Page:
A few years after The Wedding at Cana was removed, the monastery was closed and the island of San Giorgio became a military depot. For about 150 years it remained in a state of degradation and abandonment. 

The Palladian refectory, like the other great architecture of the island, was restored to its former glory in the early 1950s by Vittorio Cini – an entrepreneur from Ferrara and one of the leading figures in the history of Italian industry at the time, founder of the Giorgio Cini Foundation. But the bare rear wall of the refectory, a stubborn mute artifact, betrayed the incomplete nature of the restoration. Although the wall once occupied by the large canvas was filled by a Tintoretto, the space lacked the “irreverent illusionistic extravagance” (as Puppi commented in 1980) that Veronese had added to Palladio’s severe architecture.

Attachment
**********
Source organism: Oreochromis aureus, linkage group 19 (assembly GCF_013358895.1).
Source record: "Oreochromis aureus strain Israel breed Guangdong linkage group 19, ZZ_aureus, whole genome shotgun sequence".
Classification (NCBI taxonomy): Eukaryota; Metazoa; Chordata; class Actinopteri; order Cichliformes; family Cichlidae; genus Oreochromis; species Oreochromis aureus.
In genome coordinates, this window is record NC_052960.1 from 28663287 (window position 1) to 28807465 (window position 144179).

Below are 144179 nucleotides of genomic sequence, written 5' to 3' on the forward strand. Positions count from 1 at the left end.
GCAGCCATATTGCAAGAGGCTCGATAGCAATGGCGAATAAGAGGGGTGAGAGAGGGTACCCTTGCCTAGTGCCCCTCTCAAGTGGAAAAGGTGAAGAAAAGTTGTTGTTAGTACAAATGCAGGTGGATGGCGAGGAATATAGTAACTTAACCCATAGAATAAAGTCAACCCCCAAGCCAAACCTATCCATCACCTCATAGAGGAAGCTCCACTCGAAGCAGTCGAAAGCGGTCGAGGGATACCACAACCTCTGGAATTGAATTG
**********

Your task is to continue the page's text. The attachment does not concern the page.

The fact that the masterpiece could not be brought back to the place for which it had been conceived was an open wound and a source of sorrow for Vittorio Cini, who strove in vain to have the work returned.

At the beginning of 2001, when a new restoration of the monuments was being planned, the possibility of reconstructing the boiserie that once adorned the side walls of the refectory was discussed. The idea was abandoned not only because of the high cost of the work, but above all because, according to many, it would have further highlighted the absence of Veronese’s painting. In March 2005, these sentiments prompted the Foundation to attempt to stage a virtual return of the Marriage at Cana, projecting a high-definition image of the painting onto the wall, but the results were disappointing. The large windows had to be obscured in order to see the image and this prevented the understanding of the dialogue between the painting and the architecture.